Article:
If you’re looking out your window right now and can’t believe how neglected your deck, terrace, or garden looks, you’re not alone. I’m lucky enough to have a slice of outdoor space and, while I’ve worked hard to keep my 15-foot-by-30-foot outdoor space looking as cheery as possible all winter long, I’ve got a long to-do list of things that need perking up now that the winter is behind us. To help you—and me—get the job done, we reached out to a bunch of experts for five budget-friendly tips to get your al fresco space shipshape. Hey, it’s almost BBQ time!
Learn the elements.
You may be limited in terms of what you can put on your terrace—both in terms of greenery and furnishings—depending on how exposed your space is. “A lot of times city people don’t realize how windy an outdoor space might be,” says Philip Mercedes, owner of Flowers By Philip on the Upper East Side. “Your outdoor space might also be right next door to a tall building that’s completely blocking the sun. You need to know what takes place during the day, light-wise, before you can plant.” Another pro tip: You also need to know how windy it is before you invest in furniture that might be too lightweight—you don’t want it flying off your terrace in stormy weather.
Visit the flower district.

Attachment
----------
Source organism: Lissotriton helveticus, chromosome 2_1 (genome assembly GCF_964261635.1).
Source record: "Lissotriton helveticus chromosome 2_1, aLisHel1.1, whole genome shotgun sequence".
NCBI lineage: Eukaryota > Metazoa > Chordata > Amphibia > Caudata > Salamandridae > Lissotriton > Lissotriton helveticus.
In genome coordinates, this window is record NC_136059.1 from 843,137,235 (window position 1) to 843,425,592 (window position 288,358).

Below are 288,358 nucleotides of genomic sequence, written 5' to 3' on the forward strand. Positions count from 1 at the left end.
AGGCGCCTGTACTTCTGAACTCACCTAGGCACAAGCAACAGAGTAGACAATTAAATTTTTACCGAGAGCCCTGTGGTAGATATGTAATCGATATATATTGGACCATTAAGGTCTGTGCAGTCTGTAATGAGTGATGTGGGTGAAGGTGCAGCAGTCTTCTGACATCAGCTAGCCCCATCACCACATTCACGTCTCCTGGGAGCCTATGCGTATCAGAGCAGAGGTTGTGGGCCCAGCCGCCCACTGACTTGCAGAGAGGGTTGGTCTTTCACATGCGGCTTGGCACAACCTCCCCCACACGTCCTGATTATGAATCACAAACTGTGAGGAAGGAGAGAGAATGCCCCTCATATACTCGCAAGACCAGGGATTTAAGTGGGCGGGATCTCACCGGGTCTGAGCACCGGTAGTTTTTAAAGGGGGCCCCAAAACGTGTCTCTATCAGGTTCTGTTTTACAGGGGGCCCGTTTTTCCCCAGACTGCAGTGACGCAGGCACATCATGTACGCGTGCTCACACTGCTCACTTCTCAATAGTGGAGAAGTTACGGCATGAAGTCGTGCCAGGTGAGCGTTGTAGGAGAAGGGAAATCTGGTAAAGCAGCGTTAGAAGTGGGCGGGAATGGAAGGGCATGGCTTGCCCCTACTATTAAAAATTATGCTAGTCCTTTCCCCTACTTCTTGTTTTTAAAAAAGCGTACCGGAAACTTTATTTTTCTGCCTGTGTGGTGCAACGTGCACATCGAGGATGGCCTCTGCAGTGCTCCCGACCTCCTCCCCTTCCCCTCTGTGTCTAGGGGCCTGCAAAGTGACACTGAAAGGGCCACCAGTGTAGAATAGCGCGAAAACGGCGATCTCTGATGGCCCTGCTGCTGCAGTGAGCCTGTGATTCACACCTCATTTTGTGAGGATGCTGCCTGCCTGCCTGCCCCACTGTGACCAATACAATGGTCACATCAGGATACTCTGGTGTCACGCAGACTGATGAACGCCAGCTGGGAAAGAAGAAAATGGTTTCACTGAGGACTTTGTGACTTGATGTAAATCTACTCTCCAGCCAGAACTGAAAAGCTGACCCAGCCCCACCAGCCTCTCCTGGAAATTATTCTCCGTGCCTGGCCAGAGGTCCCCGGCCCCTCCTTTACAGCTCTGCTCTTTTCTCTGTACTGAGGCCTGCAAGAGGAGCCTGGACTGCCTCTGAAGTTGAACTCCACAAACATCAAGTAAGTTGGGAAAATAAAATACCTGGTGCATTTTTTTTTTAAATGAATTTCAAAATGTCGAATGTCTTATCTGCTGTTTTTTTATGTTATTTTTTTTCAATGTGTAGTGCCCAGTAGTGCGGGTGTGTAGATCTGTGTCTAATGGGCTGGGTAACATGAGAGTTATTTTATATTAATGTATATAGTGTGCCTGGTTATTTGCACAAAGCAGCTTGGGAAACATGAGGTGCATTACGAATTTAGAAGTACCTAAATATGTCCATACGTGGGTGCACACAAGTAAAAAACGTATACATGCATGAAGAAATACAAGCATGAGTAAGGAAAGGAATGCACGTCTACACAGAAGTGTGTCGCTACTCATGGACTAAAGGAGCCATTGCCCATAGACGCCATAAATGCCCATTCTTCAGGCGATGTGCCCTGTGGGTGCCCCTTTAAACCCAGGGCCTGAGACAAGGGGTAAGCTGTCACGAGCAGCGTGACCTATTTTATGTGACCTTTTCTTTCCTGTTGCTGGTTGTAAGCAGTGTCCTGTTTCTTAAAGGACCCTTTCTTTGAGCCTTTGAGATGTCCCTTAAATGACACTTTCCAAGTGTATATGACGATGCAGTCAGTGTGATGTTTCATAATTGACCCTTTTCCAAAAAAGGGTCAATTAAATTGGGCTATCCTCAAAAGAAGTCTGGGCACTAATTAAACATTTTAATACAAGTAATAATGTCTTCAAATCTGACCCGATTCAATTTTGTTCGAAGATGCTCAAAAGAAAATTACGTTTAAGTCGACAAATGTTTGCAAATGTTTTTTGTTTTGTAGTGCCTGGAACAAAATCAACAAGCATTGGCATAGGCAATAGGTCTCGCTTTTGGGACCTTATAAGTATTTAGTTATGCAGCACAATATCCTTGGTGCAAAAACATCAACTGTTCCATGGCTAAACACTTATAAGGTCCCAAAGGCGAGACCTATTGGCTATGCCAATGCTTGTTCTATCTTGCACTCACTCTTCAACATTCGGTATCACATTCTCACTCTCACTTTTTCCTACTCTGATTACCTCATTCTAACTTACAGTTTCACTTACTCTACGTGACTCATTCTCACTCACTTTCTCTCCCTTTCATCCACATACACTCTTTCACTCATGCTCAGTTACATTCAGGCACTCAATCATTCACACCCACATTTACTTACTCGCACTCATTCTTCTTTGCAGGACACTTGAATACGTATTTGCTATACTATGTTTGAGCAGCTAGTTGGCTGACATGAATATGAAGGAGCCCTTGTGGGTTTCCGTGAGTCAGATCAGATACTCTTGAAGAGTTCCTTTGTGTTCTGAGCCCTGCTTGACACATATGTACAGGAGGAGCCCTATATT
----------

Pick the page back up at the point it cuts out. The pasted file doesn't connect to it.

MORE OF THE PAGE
Once you’ve figured out what you can plant and have purchased your containers—visit windowbox.com for options in a dizzying number of materials and styles—head over to the Flower District in Chelsea. Though it’s technically a commercial market, certain vendors will be happy to supply you with hearty plants (flowering or not) for your outdoor space (if it’s slow, they may even advise you about the best plants for your space so bring photos), and may even deliver to your apartment if you have a big enough order.
If you have a narrow space, consider a vertical approach to decor, suggests Todd Haiman, a landscape designer in New York City. “Create wall coverings by attaching a lattice and having the plants grow up,” he says. “Just like inside your apartment, you want to create focal points so consider installing a little recirculating fountain if your landlord is okay with it.”
Create outdoor architecture.
Depending on how big your space is, think of ways you can sketch out distinct living areas within the space. “For example, perhaps you can create a little entrance area when you walk out into the space just like there’s a foyer in your apartment,” Haiman says. “Consider using planters as space separators to create a little lounging area, and another for your outdoor eating area set up with a table and chairs.”
Add pops of color.
If your outdoor space looks bland, think beyond colorful throw pillows, suggests Reginald Grayson, a real estate broker at CORE, a real estate brokerage firm in New York City. “I used to own a condo in Harlem that had a private 10x14 terrace—larger than a standard balcony, but not huge,” he says. “Pillows are nice, but you want to add things like glazed ceramic flower pots that come in brilliant hues of blue, red and green that can be left outside.”
Remember, too, that those pillows will need a place to live inside your apartment during inclement weather. “That’s another reason to limit the number of items like this, especially if indoor space is tight.” A quick fix? String outdoor lights or add lanterns to quickly warm up a space.